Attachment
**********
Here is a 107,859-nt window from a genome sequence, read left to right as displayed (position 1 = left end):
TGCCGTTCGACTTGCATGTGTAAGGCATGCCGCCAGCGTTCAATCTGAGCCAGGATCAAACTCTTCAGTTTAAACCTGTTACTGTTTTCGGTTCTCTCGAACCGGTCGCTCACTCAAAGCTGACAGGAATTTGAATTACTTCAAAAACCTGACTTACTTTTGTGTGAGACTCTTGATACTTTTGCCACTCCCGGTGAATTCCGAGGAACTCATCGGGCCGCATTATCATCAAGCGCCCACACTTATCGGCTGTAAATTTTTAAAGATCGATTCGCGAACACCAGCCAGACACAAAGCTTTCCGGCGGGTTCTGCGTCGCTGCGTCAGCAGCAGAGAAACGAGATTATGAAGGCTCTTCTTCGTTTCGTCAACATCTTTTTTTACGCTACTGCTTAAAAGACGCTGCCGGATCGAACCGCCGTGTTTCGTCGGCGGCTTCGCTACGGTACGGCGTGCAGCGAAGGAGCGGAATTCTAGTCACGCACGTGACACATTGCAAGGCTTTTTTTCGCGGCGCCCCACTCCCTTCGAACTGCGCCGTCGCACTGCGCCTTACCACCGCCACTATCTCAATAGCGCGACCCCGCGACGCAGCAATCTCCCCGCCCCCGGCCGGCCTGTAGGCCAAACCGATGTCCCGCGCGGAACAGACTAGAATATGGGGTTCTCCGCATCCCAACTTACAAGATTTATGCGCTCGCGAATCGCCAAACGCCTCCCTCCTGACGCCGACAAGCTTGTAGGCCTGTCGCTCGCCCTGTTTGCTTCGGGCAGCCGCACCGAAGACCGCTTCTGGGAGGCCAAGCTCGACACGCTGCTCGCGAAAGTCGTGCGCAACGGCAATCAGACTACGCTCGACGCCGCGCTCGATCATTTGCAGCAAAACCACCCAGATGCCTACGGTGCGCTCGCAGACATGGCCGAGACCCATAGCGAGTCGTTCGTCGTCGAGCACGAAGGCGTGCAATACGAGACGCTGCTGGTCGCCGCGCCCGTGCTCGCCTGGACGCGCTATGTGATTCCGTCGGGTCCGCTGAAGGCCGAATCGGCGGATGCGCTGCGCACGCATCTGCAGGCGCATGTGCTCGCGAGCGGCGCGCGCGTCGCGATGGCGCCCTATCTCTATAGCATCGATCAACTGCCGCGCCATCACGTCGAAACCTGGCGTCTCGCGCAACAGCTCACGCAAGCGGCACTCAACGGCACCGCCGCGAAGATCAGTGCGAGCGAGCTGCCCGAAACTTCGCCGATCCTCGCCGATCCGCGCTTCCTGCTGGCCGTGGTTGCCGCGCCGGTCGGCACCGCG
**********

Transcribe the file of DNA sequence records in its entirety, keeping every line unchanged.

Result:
Here is a 107,859-nt window from a genome sequence, read left to right as displayed (position 1 = left end):
TGCCGTTCGACTTGCATGTGTAAGGCATGCCGCCAGCGTTCAATCTGAGCCAGGATCAAACTCTTCAGTTTAAACCTGTTACTGTTTTCGGTTCTCTCGAACCGGTCGCTCACTCAAAGCTGACAGGAATTTGAATTACTTCAAAAACCTGACTTACTTTTGTGTGAGACTCTTGATACTTTTGCCACTCCCGGTGAATTCCGAGGAACTCATCGGGCCGCATTATCATCAAGCGCCCACACTTATCGGCTGTAAATTTTTAAAGATCGATTCGCGAACACCAGCCAGACACAAAGCTTTCCGGCGGGTTCTGCGTCGCTGCGTCAGCAGCAGAGAAACGAGATTATGAAGGCTCTTCTTCGTTTCGTCAACATCTTTTTTTACGCTACTGCTTAAAAGACGCTGCCGGATCGAACCGCCGTGTTTCGTCGGCGGCTTCGCTACGGTACGGCGTGCAGCGAAGGAGCGGAATTCTAGTCACGCACGTGACACATTGCAAGGCTTTTTTTCGCGGCGCCCCACTCCCTTCGAACTGCGCCGTCGCACTGCGCCTTACCACCGCCACTATCTCAATAGCGCGACCCCGCGACGCAGCAATCTCCCCGCCCCCGGCCGGCCTGTAGGCCAAACCGATGTCCCGCGCGGAACAGACTAGAATATGGGGTTCTCCGCATCCCAACTTACAAGATTTATGCGCTCGCGAATCGCCAAACGCCTCCCTCCTGACGCCGACAAGCTTGTAGGCCTGTCGCTCGCCCTGTTTGCTTCGGGCAGCCGCACCGAAGACCGCTTCTGGGAGGCCAAGCTCGACACGCTGCTCGCGAAAGTCGTGCGCAACGGCAATCAGACTACGCTCGACGCCGCGCTCGATCATTTGCAGCAAAACCACCCAGATGCCTACGGTGCGCTCGCAGACATGGCCGAGACCCATAGCGAGTCGTTCGTCGTCGAGCACGAAGGCGTGCAATACGAGACGCTGCTGGTCGCCGCGCCCGTGCTCGCCTGGACGCGCTATGTGATTCCGTCGGGTCCGCTGAAGGCCGAATCGGCGGATGCGCTGCGCACGCATCTGCAGGCGCATGTGCTCGCGAGCGGCGCGCGCGTCGCGATGGCGCCCTATCTCTATAGCATCGATCAACTGCCGCGCCATCACGTCGAAACCTGGCGTCTCGCGCAACAGCTCACGCAAGCGGCACTCAACGGCACCGCCGCGAAGATCAGTGCGAGCGAGCTGCCCGAAACTTCGCCGATCCTCGCCGATCCGCGCTTCCTGCTGGCCGTGGTTGCCGCGCCGGTCGGCACCGCG